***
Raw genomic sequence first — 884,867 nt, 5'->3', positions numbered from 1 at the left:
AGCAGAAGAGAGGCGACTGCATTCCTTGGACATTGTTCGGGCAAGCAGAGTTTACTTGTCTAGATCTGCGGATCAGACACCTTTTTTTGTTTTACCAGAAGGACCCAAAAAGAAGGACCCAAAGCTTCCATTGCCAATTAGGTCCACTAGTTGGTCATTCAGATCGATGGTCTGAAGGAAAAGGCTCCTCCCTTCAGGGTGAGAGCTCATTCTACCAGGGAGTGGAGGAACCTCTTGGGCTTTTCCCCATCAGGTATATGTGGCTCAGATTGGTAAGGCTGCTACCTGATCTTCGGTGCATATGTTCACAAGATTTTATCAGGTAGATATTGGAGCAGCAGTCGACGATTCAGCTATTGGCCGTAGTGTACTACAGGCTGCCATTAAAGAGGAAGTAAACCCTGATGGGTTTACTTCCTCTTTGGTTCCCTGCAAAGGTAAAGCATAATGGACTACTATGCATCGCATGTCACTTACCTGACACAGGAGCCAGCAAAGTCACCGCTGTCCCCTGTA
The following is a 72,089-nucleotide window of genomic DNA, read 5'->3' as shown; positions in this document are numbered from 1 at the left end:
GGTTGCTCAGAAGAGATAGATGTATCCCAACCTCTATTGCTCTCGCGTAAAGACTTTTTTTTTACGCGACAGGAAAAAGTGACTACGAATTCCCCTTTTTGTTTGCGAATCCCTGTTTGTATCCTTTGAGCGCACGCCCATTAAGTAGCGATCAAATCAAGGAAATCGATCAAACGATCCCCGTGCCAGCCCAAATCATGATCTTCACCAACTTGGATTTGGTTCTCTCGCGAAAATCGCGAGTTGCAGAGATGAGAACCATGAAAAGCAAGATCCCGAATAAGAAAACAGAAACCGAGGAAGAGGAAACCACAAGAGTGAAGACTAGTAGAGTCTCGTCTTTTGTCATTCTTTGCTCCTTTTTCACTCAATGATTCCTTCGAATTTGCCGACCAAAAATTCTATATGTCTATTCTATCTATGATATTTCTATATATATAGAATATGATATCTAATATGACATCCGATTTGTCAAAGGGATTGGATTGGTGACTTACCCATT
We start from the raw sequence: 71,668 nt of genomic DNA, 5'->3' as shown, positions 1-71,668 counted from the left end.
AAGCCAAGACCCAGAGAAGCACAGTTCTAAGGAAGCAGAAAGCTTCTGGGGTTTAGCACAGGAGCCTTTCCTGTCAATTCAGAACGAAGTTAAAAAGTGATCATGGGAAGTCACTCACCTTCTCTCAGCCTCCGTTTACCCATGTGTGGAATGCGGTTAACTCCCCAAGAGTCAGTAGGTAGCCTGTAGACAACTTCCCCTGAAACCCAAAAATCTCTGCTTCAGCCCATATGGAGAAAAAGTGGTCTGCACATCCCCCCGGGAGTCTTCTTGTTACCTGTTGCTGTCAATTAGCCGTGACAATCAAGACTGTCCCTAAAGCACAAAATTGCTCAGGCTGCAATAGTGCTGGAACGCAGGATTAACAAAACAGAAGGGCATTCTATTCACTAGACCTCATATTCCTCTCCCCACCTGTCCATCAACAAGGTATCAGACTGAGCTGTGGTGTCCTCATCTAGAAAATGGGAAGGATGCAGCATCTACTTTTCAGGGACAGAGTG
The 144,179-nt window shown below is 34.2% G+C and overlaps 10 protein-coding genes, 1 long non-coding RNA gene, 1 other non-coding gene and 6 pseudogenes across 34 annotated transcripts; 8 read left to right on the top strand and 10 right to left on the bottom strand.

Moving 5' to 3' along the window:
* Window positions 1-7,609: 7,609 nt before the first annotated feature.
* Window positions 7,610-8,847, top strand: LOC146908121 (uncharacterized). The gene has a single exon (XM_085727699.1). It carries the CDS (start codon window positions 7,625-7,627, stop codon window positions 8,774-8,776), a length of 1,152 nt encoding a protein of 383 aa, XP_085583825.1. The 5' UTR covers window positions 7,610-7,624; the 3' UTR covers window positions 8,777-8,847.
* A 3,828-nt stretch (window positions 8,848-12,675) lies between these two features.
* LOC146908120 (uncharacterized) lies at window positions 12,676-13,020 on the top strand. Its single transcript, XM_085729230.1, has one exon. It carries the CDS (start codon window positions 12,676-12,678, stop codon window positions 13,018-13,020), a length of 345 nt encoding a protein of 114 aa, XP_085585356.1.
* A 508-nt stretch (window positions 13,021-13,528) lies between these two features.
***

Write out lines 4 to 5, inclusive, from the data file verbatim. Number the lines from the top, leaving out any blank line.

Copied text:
GGTTGCTCAGAAGAGATAGATGTATCCCAACCTCTATTGCTCTCGCGTAAAGACTTTTTTTTTACGCGACAGGAAAAAGTGACTACGAATTCCCCTTTTTGTTTGCGAATCCCTGTTTGTATCCTTTGAGCGCACGCCCATTAAGTAGCGATCAAATCAAGGAAATCGATCAAACGATCCCCGTGCCAGCCCAAATCATGATCTTCACCAACTTGGATTTGGTTCTCTCGCGAAAATCGCGAGTTGCAGAGATGAGAACCATGAAAAGCAAGATCCCGAATAAGAAAACAGAAACCGAGGAAGAGGAAACCACAAGAGTGAAGACTAGTAGAGTCTCGTCTTTTGTCATTCTTTGCTCCTTTTTCACTCAATGATTCCTTCGAATTTGCCGACCAAAAATTCTATATGTCTATTCTATCTATGATATTTCTATATATATAGAATATGATATCTAATATGACATCCGATTTGTCAAAGGGATTGGATTGGTGACTTACCCATT
We start from the raw sequence: 71,668 nt of genomic DNA, 5'->3' as shown, positions 1-71,668 counted from the left end.